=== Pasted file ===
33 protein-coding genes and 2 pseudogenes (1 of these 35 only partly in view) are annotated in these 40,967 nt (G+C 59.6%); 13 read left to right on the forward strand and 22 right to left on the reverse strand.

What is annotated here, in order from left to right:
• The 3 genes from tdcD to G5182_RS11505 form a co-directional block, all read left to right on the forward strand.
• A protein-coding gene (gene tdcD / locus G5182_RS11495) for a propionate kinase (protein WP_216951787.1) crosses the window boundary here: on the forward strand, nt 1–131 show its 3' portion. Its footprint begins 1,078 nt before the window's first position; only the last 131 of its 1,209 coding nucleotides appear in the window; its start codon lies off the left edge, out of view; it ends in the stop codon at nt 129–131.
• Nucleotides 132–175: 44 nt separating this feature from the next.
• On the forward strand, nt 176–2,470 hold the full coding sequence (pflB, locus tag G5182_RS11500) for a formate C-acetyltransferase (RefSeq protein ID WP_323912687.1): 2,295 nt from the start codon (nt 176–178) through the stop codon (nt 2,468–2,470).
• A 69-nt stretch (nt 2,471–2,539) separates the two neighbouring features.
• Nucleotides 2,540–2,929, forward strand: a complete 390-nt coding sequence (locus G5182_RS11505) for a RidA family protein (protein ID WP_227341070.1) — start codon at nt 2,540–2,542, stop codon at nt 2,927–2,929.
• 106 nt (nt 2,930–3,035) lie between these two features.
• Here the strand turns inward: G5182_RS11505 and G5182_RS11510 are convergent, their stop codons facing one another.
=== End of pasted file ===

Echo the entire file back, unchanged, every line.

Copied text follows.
33 protein-coding genes and 2 pseudogenes (1 of these 35 only partly in view) are annotated in these 40,967 nt (G+C 59.6%); 13 read left to right on the forward strand and 22 right to left on the reverse strand.

What is annotated here, in order from left to right:
• The 3 genes from tdcD to G5182_RS11505 form a co-directional block, all read left to right on the forward strand.
• A protein-coding gene (gene tdcD / locus G5182_RS11495) for a propionate kinase (protein WP_216951787.1) crosses the window boundary here: on the forward strand, nt 1–131 show its 3' portion. Its footprint begins 1,078 nt before the window's first position; only the last 131 of its 1,209 coding nucleotides appear in the window; its start codon lies off the left edge, out of view; it ends in the stop codon at nt 129–131.
• Nucleotides 132–175: 44 nt separating this feature from the next.
• On the forward strand, nt 176–2,470 hold the full coding sequence (pflB, locus tag G5182_RS11500) for a formate C-acetyltransferase (RefSeq protein ID WP_323912687.1): 2,295 nt from the start codon (nt 176–178) through the stop codon (nt 2,468–2,470).
• A 69-nt stretch (nt 2,471–2,539) separates the two neighbouring features.
• Nucleotides 2,540–2,929, forward strand: a complete 390-nt coding sequence (locus G5182_RS11505) for a RidA family protein (protein ID WP_227341070.1) — start codon at nt 2,540–2,542, stop codon at nt 2,927–2,929.
• 106 nt (nt 2,930–3,035) lie between these two features.
• Here the strand turns inward: G5182_RS11505 and G5182_RS11510 are convergent, their stop codons facing one another.